Once you've chosen the microphone, pattern, placement, pop filter,mic preamp, compressor, EQ, and anything else, it's important to writeit all down. Take notes of every detail of your vocal settings: preampgain, compressor settings, pad settings, barometric pressure —everything. This is essential because there is a good chance you aregoing to have to redo a vocal or come back to it the next day or amonth later.
Any change in the setup can drastically change the sound and make itdifficult if not impossible to match it in the future. Chronicling yoursettings can be a lot of work, but it can also be a lifesaver. I've hadto go back to a track months later to replace one line, or even oneword, and by referring to my notes I've been able to re-create thevocal sound in a matter of minutes. Draw charts, graphs, take pictures,whatever you have to do, but make sure you record every detail.
Another reason for copious note taking is that another engineermight work on the project and have to match the vocal sound. I've hadto do it by ear, when the previous engineer didn't take notes, and it'snot easy. (Although the challenge can be kind of fun in that geeky,recording-engineer kind of way.) What's more, it's always useful, forfuture reference, to have a log of the sounds and approaches you'veused. After all, if you got a good sound once, you'll probably want touse it again.
Sean Carberry is field producer for WBUR, Boston's NPRstation. When he's not on the campaign trail, he tries to spend time inthe studio recording music he actually likes.
COMP IT UP
A comp track is a single “best of” track that's puttogether from multiple takes of the same song. To assemble it, listento the individual vocal takes and determine where the best performancesof the various lines and sections are. Do this with a lyric sheet andpencil in hand, writing down the segments you prefer: verse one, takethree; verse two, lines one through three, take two; verse two, linesfour through six, take four; and so forth. Once you have your road map,you're ready to go.
On a tape-based system, bus all the tracks to a new track. Make surethe levels all match, roll tape, and “play” the comp usingthe channel mutes. Mute and unmute the various tracks as you go throughthe song to get the best performance onto the comped track. The greatthing about this process is that it's completely nondestructive. If youscrew up, the original takes will still be intact, and you can just tryagain. If you make a mistake halfway through, you don't have to startfrom the top; you can punch in on the comp track and pick it up fromthe line before your error. When you're done, listen to your newlycreated comp track and make sure you're happy with the performance andthe levels.
If you're working on a hard-disk-based recorder, assembling a compis even easier. I usually pick the track that is the best overall andsimply cut from other tracks and replace sections in the master track.(I would recommend cloning the master track first so you have a backupin case you're unhappy with the comp.) You also have the luxury ofdoing subtle time shifting if you want to make rhythmicadjustments.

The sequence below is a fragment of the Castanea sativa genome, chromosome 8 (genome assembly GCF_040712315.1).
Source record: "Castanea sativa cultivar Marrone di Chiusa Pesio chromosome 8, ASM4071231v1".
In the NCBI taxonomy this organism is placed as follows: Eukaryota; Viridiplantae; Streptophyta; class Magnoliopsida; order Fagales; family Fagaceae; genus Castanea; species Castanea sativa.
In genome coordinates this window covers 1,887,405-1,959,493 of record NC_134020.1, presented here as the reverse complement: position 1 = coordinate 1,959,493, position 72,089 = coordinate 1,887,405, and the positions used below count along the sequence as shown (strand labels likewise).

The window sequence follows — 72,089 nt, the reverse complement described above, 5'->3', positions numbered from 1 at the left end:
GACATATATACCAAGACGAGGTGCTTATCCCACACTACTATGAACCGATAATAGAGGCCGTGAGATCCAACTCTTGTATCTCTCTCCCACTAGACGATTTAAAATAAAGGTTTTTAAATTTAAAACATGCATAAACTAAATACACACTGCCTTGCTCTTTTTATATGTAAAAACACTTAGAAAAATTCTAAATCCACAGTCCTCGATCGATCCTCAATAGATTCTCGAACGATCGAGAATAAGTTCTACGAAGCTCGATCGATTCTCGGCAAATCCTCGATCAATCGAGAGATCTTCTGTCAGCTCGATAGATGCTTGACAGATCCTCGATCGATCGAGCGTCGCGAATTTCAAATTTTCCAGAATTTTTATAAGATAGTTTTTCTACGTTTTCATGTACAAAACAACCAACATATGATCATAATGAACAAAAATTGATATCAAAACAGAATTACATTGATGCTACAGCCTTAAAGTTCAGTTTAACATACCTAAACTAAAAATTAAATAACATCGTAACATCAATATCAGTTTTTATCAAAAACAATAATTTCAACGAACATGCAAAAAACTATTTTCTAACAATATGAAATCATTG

TEN TIPS FOR SUCCESSFUL VOCAL RECORDING
Set up the studio environment to be as comfortable andrelaxing for the singer as possible. Good ambience and good vibes willlead to a better performance.
Choose a microphone that's compatible with the singer'svoice. Ask the singer in advance about mics he or she has had successwith, and if you have that model available, use it. If you're not surewhich mic to use, audition several before making a final choice.
Start out by positioning the singer four to eight inches froma condenser microphone, and one to two inches from a dynamic.
Use a pop filter to reduce plosives. Metal filters are thebest choice, and mesh models are a close second.
Consider using an omni-pattern mic if the singer has troublestaying still while recording. An omni will help keep the vocal toneconsistent. Omnis are also good in situations when you want toeliminate the proximity effect.
Set up a headphone mix that's comfortable for the singer.Take out unnecessary instruments that could muddy the mix and make itdifficult to discern pitch.
Try using different combinations of mics, preamps, and micplacement in order to get the sound you want before you resort toEQ.
Use compression when recording to keep the dynamic range ofthe vocal in check. But be careful not to overcompress; you can alwaysadd more during the mix if needed.
Try to record complete takes whenever possible and keep thepunching to a minimum. This will enable you to get a better, morenatural performance from the vocalist. If necessary, make a comp trackcomposed of the best parts of several takes.
Write down all settings, mic and preamp choices, andpositioning information. If you need to rerecord any of the vocals at alater date, your notes will make it possible to recreate the originalvocal sound.